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A/V Upgrade: What’s Wrong With Comcast

Posted on Nov 14, 2009 by billsimmon in Comcast sucks, Life of Bill, TV | 7 Comments

Okay. Here’s a sketch of what’s occurred in the last 36 hours. If you want to skip the nitty gritty, just jump down to the “conclusions” portion at the bottom.

A Comcast technician came to my house yesterday morning to install the a multi-stream CableCARD. He spent a good 30 minutes on the phone with someone in Advanced Technical Support trying to make the card work. When he finally left, we could see the card was getting some information from ATS but there were still no channels available to it beyond the basic analog ones I had before the CableCARD installation. ATS said the channels would come on “in a while” and even the tech was skeptical of that. He left saying that if the channels don’t come on soon, to call TiVo and make sure all the software and service updates are up to date and if they are, call Comcast back — that maybe it was a bad card.

About four hours later I returned to the house to change before I had to go to a work function. The channels still weren’t working so I called TiVo. A TiVo technical person walked me through doing a service update in case that was the problem. The service update didn’t fix the issue. At about 4:30PM The TiVo rep. dialed Comcast for me and he and I had a conference call with a Comcast technical support person who tried to send a refresh signal to the card. That didn’t work either, so the Comcast tech support person scheduled to have a service tech come to the house. He told me the tech would arrive “between right now and 7PM.” I had a function at work I had to go to, but Emily agreed to stay home and wait for the technician. I explained this to the Comcast person and gave him my cell number and asked that the technician phone me when he was on his way, in case I could break away and be home for the appointment.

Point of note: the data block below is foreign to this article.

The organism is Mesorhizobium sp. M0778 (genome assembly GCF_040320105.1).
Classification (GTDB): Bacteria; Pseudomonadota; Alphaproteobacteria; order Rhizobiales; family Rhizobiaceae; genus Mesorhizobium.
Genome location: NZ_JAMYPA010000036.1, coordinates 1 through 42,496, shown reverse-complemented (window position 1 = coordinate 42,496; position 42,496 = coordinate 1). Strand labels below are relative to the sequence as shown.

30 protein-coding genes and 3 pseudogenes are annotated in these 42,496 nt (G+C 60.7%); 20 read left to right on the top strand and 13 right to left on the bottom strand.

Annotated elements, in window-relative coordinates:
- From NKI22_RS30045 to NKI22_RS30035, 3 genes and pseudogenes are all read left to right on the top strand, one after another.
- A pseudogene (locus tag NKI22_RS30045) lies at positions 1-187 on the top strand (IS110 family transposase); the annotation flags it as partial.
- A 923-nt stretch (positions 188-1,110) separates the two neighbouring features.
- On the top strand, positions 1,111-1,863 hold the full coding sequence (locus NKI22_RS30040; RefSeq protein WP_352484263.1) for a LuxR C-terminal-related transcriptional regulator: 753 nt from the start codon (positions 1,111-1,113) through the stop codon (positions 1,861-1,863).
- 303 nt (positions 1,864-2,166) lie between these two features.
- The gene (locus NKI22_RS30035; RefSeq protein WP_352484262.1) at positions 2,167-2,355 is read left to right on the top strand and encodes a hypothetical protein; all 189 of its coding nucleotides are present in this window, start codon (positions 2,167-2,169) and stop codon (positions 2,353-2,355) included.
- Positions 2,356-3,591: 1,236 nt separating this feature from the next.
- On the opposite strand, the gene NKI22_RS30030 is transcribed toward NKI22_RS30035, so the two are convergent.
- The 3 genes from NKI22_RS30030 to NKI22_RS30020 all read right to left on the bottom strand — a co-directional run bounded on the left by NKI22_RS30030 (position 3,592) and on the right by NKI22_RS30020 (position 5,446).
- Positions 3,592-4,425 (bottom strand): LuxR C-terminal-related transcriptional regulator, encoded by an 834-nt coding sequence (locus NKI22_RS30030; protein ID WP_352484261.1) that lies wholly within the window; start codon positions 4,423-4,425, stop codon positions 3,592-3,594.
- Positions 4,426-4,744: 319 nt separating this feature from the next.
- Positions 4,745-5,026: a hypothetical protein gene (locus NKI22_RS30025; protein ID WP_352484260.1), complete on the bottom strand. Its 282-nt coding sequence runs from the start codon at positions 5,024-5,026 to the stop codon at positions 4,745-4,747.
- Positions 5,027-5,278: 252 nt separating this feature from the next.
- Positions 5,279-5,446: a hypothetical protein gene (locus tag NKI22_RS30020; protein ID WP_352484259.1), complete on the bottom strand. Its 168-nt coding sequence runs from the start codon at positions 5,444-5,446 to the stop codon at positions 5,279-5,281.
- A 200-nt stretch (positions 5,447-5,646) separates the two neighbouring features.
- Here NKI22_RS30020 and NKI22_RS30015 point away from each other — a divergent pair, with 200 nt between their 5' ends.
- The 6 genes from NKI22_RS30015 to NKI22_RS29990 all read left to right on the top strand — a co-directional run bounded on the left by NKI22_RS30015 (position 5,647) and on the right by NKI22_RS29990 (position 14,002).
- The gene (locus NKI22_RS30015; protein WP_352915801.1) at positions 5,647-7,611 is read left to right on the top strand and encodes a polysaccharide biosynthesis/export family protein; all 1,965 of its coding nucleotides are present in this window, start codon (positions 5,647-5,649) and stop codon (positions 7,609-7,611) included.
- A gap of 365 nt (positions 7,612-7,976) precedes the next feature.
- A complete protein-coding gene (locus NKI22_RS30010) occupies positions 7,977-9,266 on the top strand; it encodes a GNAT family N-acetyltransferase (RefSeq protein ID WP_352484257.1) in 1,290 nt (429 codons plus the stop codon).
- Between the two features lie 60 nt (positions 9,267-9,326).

At 7:30 Emily called my cell. Nobody ever showed. She’d stayed home alone for nothing. I called the Comcast 800 number and explained the situation to Victoria in South Burlington. She explained that an appointment had been scheduled to come to my house between 8 and 10 AM Saturday (today). Nobody ever called me to say the appointment had been changed — my wife and I weren’t even going to be home in those hours. Victoria credited my account the $27.50 she says I would have been charged for the appointment as well as an additional $20 and offered to make an appointment for me any time I was available. I asked her if Saturday evening was a possibility. She offered a service call between 4 and 7PM tonight. I agreed and thanked her for her help. Victoria even gave me her direct line in case anything went wrong.